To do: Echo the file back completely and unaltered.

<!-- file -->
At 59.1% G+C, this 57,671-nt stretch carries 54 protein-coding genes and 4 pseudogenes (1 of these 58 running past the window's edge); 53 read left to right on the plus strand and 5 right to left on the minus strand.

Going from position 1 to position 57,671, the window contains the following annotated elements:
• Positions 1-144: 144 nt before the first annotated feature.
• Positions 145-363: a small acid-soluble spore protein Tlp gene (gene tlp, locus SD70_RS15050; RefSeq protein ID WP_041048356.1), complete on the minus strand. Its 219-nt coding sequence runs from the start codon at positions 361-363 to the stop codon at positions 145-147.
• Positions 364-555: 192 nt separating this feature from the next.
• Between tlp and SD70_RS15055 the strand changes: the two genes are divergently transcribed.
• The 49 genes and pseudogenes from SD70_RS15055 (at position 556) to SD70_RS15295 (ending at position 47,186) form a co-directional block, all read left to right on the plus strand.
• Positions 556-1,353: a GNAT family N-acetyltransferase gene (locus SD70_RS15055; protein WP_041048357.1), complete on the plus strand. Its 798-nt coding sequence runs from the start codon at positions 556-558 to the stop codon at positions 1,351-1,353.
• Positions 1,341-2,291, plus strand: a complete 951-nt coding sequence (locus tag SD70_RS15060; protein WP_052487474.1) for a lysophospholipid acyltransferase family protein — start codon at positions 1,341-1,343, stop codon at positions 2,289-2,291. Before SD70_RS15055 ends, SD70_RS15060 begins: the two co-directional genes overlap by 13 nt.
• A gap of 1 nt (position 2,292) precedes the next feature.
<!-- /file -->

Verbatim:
At 59.1% G+C, this 57,671-nt stretch carries 54 protein-coding genes and 4 pseudogenes (1 of these 58 running past the window's edge); 53 read left to right on the plus strand and 5 right to left on the minus strand.

Going from position 1 to position 57,671, the window contains the following annotated elements:
• Positions 1-144: 144 nt before the first annotated feature.
• Positions 145-363: a small acid-soluble spore protein Tlp gene (gene tlp, locus SD70_RS15050; RefSeq protein ID WP_041048356.1), complete on the minus strand. Its 219-nt coding sequence runs from the start codon at positions 361-363 to the stop codon at positions 145-147.
• Positions 364-555: 192 nt separating this feature from the next.
• Between tlp and SD70_RS15055 the strand changes: the two genes are divergently transcribed.
• The 49 genes and pseudogenes from SD70_RS15055 (at position 556) to SD70_RS15295 (ending at position 47,186) form a co-directional block, all read left to right on the plus strand.
• Positions 556-1,353: a GNAT family N-acetyltransferase gene (locus SD70_RS15055; protein WP_041048357.1), complete on the plus strand. Its 798-nt coding sequence runs from the start codon at positions 556-558 to the stop codon at positions 1,351-1,353.
• Positions 1,341-2,291, plus strand: a complete 951-nt coding sequence (locus tag SD70_RS15060; protein WP_052487474.1) for a lysophospholipid acyltransferase family protein — start codon at positions 1,341-1,343, stop codon at positions 2,289-2,291. Before SD70_RS15055 ends, SD70_RS15060 begins: the two co-directional genes overlap by 13 nt.
• A gap of 1 nt (position 2,292) precedes the next feature.